Several studies have investigated the acoustic effects of diagnosed anxiety and depression. Anxiety and depression are not characteristics of the typical aging process, but minimal or mild symptoms can appear and evolve with age. However, the knowledge about the association between speech and anxiety or depression is scarce for minimal/mild symptoms, typical of healthy aging. As longevity and aging are still a new phenomenon worldwide, posing also several clinical challenges, it is important to improve our understanding of non-severe mood symptoms’ impact on acoustic features across lifetime. The purpose of this study was to determine if variations in acoustic measures of voice are associated with non-severe anxiety or depression symptoms in adult population across lifetime.
Two different speech tasks (reading vowels in disyllabic words and describing a picture) were produced by 112 individuals aged 35-97. To assess anxiety and depression symptoms, the Hospital Anxiety Depression Scale (HADS) was used. The association between the segmental and suprasegmental acoustic parameters and HADS scores were analyzed using the linear multiple regression technique.
The number of participants with presence of anxiety or depression symptoms is low (>7: 26.8% and 10.7%, respectively) and non-severe (HADS-A: 5.4 ± 2.9 and HADS-D: 4.2 ± 2.7, respectively). Adults with higher anxiety symptoms did not present significant relationships associated with the acoustic parameters studied. Adults with increased depressive symptoms presented higher vowel duration, longer total pause duration and short total speech duration. Finally, age presented a positive and significant effect only for depressive symptoms, showing that older participants tend to have more depressive symptoms.
Citation: Albuquerque L, Valente ARS, Teixeira A, Figueiredo D, Sa-Couto P, Oliveira C (2021) Association between acoustic speech features and non-severe levels of anxiety and depression symptoms across lifespan. PLoS ONE 16(4): e0248842. https://doi.org/10.1371/journal.pone.0248842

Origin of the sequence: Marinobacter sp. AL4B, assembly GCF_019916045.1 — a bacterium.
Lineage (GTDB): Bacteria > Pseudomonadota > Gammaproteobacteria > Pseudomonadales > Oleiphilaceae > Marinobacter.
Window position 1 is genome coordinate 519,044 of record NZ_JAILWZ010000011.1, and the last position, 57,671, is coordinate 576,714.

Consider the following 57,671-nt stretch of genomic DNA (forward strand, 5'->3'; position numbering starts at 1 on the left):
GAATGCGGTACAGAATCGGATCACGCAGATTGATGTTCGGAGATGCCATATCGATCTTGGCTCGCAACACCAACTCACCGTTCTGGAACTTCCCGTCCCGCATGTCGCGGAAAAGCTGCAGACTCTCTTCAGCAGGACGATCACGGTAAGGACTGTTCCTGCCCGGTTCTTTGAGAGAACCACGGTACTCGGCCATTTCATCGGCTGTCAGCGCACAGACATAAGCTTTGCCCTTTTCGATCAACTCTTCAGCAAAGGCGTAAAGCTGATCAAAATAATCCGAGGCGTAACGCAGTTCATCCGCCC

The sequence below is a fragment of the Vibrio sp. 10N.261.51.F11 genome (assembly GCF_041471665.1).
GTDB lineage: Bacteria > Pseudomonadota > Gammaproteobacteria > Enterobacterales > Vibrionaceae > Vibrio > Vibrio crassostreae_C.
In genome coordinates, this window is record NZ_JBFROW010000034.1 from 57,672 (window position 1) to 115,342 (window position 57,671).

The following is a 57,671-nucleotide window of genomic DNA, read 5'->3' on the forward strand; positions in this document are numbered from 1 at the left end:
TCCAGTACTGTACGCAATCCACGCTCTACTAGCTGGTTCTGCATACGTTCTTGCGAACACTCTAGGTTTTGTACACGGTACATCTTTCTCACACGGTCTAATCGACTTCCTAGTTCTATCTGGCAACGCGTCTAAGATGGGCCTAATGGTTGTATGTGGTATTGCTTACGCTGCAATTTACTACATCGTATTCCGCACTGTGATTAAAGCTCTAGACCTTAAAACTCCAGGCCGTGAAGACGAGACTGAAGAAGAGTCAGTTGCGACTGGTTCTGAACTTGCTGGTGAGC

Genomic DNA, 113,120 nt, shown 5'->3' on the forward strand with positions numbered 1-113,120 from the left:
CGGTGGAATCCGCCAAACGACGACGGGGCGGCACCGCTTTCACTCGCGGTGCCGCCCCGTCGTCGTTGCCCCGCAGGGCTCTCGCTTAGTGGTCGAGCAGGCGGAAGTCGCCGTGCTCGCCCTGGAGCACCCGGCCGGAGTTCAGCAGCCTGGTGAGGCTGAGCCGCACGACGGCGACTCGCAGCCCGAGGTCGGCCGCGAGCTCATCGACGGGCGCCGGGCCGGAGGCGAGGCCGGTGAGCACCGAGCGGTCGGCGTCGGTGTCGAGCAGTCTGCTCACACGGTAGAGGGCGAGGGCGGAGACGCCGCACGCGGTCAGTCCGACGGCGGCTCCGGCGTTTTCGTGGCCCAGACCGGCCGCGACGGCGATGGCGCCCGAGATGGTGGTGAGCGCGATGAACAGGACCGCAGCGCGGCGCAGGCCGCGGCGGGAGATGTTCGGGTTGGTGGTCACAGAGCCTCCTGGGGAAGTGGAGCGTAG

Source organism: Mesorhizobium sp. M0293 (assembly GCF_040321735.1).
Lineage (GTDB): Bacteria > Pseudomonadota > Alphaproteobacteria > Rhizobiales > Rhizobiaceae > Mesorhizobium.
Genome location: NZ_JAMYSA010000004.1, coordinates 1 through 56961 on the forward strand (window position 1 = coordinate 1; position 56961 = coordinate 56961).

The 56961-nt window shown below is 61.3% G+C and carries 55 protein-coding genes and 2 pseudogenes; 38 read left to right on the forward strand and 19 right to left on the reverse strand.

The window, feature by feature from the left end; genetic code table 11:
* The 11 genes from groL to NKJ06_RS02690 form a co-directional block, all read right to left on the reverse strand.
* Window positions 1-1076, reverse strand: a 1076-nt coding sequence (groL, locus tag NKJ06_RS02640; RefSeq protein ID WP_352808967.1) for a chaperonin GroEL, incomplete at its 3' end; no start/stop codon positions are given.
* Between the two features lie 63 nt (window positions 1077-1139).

Editor: Eric van Exel, VU medisch centrum School of Medical Sciences, NETHERLANDS
Received: July 9, 2020; Accepted: March 7, 2021; Published: April 8, 2021
Copyright: © 2021 Albuquerque et al. This is an open access article distributed under the terms of the Creative Commons Attribution License, which permits unrestricted use, distribution, and reproduction in any medium, provided the original author and source are credited.
Data Availability: All relevant data are within the manuscript and its Supporting information files. Note that: Considering the Portuguese General Data Protection Regulation (58/2019), the raw audio files cannot be made available. The informed consent does not contemplate sharing the raw data.
Funding: This research was funded by the project Vox Senes POCI-01-0145-FEDER-03082 (funded by FEDER, through COMPETE2020 - Programa Operacional Competitividade e Internacionalização (POCI), and by national funds (OE), through FCT/MCTES), by IEETA Research Unit funding (UIDB/00127/2020), and by CIDMA (UID/MAT/04106/2019). The research of LA is supported by the FCT (Fundação para a Ciência e a Tecnologia) through grant SFRH/BD/115381/2016 (funded by FSE and by CENTRO2020). The funders had no role in study design, data collection and analysis, decision to publish, or preparation of the manuscript.
Competing interests: The authors have declared that no competing interests exist.
The World Health Organization (WHO) recognizes that psychological disorders, such as depression and anxiety, are major public health concerns defined by a combination of atypical perceptions, thoughts, behaviors, emotions and relationships with others . Depression is the world’s fourth most significant etiology of disability, leading to high costs for governments worldwide . Psychological conditions present a global impact on individuals and on their quality of life .